Background and Objectives: Given that anxiety runs in families, it is critical to understand the cognitive factors that may be responsible for this intergenerational transmission. The present study offers a first step by exploring the link between mother and father tendencies to view potentially threatening situations as rapidly escalating toward dreaded outcomes (i.e., looming cognitive style) and the emotional disturbances and looming cognitive styles of their adult offspring. Methods: We assessed cognitive vulnerabilities, anxiety, and depressive symptoms in a non-clinical sample (N = 382) of Italian college students and their parents. Results: The looming cognitive style of fathers, but not mothers, was significantly related to greater anxiety in adult offspring. This finding was obtained for both sons and daughters, and remained even after statistically controlling for the anxiety, worry, depressive symptoms, and anxiety sensitivity (AS) of parents). Notably, the association between fathers' looming cognitive style and offspring symptoms was not related to their child's depressive symptoms, and similar to prior work, served as a cognitive marker specific to anxiety. Limitations: The present study relied on a cross-sectional design and did not use clients diagnosed with anxiety disorders. Conclusions: The findings suggest that it may prove fruitful to consider parental vulnerabilities such as looming cognitive styles in comprehensive cognitive and interpersonal models of anxiety. The inter generational transmission of emotional difficulties seems to extend beyond anxiety to beliefs about the escalation of threat.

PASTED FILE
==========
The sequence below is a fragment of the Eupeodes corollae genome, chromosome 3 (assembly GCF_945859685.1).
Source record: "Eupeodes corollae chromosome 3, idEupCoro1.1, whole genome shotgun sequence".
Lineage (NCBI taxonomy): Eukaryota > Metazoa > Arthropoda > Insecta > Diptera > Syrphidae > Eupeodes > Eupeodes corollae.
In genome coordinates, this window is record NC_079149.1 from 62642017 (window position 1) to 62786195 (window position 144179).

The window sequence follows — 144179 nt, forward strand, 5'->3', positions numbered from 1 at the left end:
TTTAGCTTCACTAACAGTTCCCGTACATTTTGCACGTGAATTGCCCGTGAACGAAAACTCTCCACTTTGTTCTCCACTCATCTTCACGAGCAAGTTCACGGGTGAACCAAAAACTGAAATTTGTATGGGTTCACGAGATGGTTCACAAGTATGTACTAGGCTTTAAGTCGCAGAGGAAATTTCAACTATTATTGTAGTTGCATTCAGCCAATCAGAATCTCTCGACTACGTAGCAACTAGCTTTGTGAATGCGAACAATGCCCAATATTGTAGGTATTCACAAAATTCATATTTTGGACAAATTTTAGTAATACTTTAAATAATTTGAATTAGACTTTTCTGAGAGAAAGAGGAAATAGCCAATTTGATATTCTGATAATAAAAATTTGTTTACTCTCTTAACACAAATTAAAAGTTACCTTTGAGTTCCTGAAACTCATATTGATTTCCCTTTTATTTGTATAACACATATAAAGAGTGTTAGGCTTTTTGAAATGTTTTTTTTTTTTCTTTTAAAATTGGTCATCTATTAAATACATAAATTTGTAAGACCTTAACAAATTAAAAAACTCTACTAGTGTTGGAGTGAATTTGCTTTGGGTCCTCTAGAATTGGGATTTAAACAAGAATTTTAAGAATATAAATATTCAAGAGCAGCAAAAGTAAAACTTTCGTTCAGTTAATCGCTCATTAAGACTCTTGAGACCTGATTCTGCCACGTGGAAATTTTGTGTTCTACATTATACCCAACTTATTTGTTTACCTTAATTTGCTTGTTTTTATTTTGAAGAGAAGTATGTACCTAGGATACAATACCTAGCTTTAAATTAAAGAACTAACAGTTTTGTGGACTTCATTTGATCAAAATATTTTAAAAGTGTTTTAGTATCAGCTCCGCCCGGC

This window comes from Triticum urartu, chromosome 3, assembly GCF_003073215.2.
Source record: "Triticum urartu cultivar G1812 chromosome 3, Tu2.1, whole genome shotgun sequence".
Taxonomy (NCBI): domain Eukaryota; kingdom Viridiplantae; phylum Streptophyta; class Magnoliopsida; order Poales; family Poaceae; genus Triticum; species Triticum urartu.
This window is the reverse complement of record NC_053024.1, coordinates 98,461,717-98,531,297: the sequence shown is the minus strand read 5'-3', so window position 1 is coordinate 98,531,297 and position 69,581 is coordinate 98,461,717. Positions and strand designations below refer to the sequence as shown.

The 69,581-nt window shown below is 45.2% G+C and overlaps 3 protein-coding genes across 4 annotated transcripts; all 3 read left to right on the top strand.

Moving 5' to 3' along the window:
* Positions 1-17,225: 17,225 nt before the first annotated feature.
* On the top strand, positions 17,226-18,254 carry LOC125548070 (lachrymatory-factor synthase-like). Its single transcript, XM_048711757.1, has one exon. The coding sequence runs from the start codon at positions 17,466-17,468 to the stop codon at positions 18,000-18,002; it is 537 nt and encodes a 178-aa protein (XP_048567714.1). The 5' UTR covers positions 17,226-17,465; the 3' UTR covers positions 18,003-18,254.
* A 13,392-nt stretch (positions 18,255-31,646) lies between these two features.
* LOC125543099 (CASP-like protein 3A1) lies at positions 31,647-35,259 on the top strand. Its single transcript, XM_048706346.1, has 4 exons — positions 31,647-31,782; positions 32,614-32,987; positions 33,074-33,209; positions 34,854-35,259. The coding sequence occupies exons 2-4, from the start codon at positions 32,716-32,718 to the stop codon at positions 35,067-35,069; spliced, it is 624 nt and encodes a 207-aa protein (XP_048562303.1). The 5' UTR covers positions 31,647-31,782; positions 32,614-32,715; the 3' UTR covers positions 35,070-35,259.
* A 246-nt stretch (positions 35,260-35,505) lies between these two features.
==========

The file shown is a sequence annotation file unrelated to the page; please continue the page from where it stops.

Cognitive vulnerabilities in parents as a potential risk factor for anxiety symptoms in young adult offspring: An exploration of looming cognitive style

SICA, CLAUDIO;BOTTESI, GIOIA;GHISI, MARTA;
2017

Abstract

Background and Objectives: Given that anxiety runs in families, it is critical to understand the cognitive factors that may be responsible for this intergenerational transmission. The present study offers a first step by exploring the link between mother and father tendencies to view potentially threatening situations as rapidly escalating toward dreaded outcomes (i.e., looming cognitive style) and the emotional disturbances and looming cognitive styles of their adult offspring. Methods: We assessed cognitive vulnerabilities, anxiety, and depressive symptoms in a non-clinical sample (N = 382) of Italian college students and their parents. Results: The looming cognitive style of fathers, but not mothers, was significantly related to greater anxiety in adult offspring. This finding was obtained for both sons and daughters, and remained even after statistically controlling for the anxiety, worry, depressive symptoms, and anxiety sensitivity (AS) of parents). Notably, the association between fathers' looming cognitive style and offspring symptoms was not related to their child's depressive symptoms, and similar to prior work, served as a cognitive marker specific to anxiety. Limitations: The present study relied on a cross-sectional design and did not use clients diagnosed with anxiety disorders. Conclusions: The findings suggest that it may prove fruitful to consider parental vulnerabilities such as looming cognitive styles in comprehensive cognitive and interpersonal models of anxiety. The inter generational transmission of emotional difficulties seems to extend beyond anxiety to beliefs about the escalation of threat.
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Utilizza questo identificativo per citare o creare un link a questo documento: https://hdl.handle.net/11577/3231381
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